On Tue, Mar 13, 2018 at 10:47 AM, Christopher Robin <phe...@gmail.com> wrote: > On Tue, Mar 13, 2018 at 1:03 PM Jim Gettys <j...@freedesktop.org> wrote: >> >> On Tue, Mar 13, 2018 at 12:52 PM, Dave Taht <dave.t...@gmail.com> wrote: >>> >>> 2) Although the FCC denied the application based on having inadaquate >>> radar reflectivity, according to their standards, the article states: >>> >>> "Websites dedicated to tracking operational satellites show the >>> SpaceBees in orbits virtually identical to those specified in Swarm’s >>> application." Ground stations can only get better. > > > Note that the objections are based on a non-operating SpaceBee. I’m not > seeing anything about one of the SpaceBees going dark for testing or not > responding due to malfunction. So the ground stations are prob getting both > GPS data from the sat and a fix on the radio signal to determine position. > If both of those methods of tracking disappear, there appears to be a > limited number of ground stations that could provide an accurate enough > location to allow for other orbitals to made an avoidance maneuver. > > With all the noise around this launch, I haven’t been able to find info on > expected operational lifespan vs expected orbit decay. LEO’s can still last > for decades. The only thing I’m finding is an expected use for 6mo to 2yr, > but not sure how long after that the Spaceebee will stay in orbit and/or be > responsive with positional data.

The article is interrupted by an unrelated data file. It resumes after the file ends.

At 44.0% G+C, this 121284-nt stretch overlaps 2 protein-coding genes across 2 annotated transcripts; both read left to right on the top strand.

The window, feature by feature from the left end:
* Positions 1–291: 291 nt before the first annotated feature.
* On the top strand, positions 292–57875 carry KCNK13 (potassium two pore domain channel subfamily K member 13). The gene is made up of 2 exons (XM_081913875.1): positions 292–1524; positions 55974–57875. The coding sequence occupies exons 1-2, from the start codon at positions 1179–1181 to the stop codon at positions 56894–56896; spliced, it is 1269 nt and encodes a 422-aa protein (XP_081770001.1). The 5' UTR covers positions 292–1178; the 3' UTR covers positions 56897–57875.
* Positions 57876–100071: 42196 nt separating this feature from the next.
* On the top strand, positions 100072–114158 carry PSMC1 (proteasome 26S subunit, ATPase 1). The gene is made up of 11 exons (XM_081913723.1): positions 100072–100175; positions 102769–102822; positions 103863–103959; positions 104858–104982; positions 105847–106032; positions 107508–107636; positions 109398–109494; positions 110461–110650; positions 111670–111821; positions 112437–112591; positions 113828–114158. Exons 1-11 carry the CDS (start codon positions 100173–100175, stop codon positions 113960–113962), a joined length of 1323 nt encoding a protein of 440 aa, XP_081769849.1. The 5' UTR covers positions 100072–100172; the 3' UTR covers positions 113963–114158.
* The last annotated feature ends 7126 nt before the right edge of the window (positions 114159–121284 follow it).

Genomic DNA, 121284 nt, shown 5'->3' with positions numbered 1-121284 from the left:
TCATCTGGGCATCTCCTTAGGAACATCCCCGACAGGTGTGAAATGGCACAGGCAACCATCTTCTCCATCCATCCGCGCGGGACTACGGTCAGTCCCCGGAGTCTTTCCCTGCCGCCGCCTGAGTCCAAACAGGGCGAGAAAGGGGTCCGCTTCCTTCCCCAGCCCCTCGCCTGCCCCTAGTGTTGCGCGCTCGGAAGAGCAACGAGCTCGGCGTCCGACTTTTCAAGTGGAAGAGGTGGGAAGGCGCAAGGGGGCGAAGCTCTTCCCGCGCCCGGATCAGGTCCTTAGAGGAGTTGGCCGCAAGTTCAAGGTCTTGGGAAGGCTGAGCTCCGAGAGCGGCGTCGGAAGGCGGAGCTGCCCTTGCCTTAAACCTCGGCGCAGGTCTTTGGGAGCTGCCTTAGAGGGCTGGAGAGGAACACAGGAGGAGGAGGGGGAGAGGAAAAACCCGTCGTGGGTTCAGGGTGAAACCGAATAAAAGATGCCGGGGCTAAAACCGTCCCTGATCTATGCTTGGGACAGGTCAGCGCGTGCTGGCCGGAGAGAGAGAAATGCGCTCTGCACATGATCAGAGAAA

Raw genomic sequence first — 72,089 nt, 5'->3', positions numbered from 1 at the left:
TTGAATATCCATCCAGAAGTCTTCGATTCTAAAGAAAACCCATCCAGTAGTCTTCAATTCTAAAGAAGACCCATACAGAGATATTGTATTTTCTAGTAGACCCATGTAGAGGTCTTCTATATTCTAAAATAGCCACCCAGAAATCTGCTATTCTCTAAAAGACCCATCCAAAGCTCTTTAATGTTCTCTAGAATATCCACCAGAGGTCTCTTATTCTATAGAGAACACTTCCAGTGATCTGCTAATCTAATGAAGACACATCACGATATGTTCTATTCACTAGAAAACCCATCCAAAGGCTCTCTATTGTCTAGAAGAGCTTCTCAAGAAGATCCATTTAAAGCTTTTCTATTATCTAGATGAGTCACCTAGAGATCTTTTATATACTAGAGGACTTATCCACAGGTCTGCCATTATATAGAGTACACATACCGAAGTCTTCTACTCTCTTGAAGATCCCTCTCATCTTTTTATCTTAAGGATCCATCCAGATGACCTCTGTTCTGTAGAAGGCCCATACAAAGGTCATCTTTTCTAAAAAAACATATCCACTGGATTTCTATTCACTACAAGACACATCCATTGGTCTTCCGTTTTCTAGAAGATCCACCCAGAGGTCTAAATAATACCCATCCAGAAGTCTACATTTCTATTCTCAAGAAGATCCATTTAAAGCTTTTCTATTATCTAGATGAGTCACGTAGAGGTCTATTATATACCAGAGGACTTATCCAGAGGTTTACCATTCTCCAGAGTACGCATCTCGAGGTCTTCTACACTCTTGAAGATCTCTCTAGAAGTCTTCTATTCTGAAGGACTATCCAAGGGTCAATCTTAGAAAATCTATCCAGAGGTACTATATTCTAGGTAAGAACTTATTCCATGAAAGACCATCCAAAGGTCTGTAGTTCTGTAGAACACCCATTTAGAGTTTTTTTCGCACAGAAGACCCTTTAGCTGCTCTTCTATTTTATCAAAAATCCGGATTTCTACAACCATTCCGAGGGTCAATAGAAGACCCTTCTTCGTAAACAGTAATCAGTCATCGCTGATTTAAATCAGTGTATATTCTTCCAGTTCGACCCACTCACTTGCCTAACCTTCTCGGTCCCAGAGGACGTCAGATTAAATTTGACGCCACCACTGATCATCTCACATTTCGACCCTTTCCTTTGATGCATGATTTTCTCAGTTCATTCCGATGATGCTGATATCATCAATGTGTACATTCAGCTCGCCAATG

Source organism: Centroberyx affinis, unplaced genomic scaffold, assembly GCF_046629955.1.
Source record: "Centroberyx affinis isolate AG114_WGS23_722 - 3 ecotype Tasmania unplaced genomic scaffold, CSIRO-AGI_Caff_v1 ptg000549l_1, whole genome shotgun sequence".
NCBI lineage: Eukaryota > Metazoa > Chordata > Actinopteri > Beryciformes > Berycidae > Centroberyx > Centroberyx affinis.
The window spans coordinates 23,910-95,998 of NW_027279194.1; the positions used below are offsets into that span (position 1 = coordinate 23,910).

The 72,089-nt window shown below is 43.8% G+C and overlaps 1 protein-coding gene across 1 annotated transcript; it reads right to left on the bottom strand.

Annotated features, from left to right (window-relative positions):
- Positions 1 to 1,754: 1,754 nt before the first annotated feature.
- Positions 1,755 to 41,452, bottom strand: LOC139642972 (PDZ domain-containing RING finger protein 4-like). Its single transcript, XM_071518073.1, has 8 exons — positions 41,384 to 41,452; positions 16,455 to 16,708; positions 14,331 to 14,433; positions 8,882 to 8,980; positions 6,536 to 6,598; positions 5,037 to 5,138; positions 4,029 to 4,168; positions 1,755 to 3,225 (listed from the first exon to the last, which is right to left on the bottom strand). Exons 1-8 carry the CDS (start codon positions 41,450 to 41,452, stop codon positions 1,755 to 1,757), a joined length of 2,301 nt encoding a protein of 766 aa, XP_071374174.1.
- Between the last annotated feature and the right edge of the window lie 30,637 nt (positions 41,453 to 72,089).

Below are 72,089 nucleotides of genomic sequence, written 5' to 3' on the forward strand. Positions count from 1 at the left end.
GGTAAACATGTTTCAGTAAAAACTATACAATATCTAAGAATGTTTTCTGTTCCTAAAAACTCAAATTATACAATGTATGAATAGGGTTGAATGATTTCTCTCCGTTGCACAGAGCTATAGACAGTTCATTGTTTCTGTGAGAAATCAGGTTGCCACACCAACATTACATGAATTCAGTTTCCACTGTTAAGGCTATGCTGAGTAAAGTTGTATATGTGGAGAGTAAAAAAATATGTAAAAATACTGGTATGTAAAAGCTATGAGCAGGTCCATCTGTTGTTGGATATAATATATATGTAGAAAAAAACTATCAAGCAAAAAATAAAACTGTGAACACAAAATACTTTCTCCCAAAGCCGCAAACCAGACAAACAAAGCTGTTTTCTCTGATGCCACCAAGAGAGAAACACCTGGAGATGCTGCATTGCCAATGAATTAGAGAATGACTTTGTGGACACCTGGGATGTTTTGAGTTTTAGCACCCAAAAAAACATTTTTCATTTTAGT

The arkyd-3 was supposed to be in a 25 yr orbit with a 5 year operational lifetime... which may outlast the company at this point. So I'd assume this orbit (and corporate and projected lifetime) is similar. > While just 4 of these things in space isn’t a major concern, rogue launching > objects into space isn’t a scalable solution. This is especially true as the > cost of launching comes down into the “cheap” startup range. These types of > companies aren’t usually concerned 25yr impact plans, and most wont last > long enough to be around to assist if any problems occur past that 2-3yr > window. > > We have rules for the road, the sea, and the sky. Space needs similar > protections. No, the FCC shouldn’t be that gatekeeper, but that’s where we > are at until an agency is stood up with authority to handle these kinds of > issues. +1. -- Dave Täht CEO, TekLibre, LLC http://www.teklibre.com Tel: 1-669-226-2619 _______________________________________________ Cerowrt-devel mailing list Cerowrtfirstname.lastname@example.org https://lists.bufferbloat.net/listinfo/cerowrt-devel